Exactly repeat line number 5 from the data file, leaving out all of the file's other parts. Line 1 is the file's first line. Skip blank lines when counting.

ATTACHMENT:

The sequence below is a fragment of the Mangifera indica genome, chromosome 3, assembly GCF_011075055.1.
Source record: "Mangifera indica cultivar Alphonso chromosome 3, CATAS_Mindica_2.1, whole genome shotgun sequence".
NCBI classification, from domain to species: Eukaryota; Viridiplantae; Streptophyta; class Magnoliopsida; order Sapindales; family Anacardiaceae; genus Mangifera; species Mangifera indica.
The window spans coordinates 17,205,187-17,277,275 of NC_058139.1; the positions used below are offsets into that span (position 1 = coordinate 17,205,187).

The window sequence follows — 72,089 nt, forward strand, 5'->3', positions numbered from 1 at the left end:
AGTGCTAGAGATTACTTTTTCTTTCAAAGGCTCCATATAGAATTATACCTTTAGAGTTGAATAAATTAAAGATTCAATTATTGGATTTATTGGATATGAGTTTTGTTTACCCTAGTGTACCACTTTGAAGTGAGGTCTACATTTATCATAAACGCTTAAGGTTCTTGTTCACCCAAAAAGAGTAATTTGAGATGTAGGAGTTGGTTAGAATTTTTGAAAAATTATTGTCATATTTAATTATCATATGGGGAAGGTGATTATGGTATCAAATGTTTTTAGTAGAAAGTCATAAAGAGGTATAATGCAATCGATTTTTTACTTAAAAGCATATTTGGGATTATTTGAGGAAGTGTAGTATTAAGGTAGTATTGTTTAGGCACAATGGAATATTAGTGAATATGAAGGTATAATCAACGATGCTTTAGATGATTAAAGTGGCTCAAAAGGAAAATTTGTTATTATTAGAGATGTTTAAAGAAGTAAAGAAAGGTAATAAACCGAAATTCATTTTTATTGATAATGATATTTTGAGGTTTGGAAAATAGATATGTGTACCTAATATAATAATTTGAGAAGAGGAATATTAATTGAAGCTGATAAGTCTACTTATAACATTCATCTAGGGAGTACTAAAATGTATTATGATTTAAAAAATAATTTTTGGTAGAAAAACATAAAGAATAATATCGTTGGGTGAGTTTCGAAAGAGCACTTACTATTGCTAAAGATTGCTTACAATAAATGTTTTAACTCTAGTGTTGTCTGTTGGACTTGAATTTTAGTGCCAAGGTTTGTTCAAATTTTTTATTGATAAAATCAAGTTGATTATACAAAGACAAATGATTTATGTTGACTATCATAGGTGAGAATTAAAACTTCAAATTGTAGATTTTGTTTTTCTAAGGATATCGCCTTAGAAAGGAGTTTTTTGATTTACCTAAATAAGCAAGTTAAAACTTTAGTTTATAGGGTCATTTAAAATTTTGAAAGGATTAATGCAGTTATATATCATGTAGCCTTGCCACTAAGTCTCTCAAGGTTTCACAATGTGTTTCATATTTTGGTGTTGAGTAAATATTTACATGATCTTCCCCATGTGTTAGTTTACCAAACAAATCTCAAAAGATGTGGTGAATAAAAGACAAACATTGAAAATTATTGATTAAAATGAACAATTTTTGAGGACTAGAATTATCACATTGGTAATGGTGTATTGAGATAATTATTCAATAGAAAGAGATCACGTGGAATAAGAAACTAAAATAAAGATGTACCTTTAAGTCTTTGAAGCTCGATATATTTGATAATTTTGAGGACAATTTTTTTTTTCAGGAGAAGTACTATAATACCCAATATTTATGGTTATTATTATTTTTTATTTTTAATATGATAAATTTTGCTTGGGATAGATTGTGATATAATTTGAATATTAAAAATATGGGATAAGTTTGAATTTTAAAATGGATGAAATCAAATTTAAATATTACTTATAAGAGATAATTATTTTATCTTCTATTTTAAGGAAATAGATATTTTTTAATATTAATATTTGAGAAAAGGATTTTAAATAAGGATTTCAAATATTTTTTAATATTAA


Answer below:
The window sequence follows — 72,089 nt, forward strand, 5'->3', positions numbered from 1 at the left end: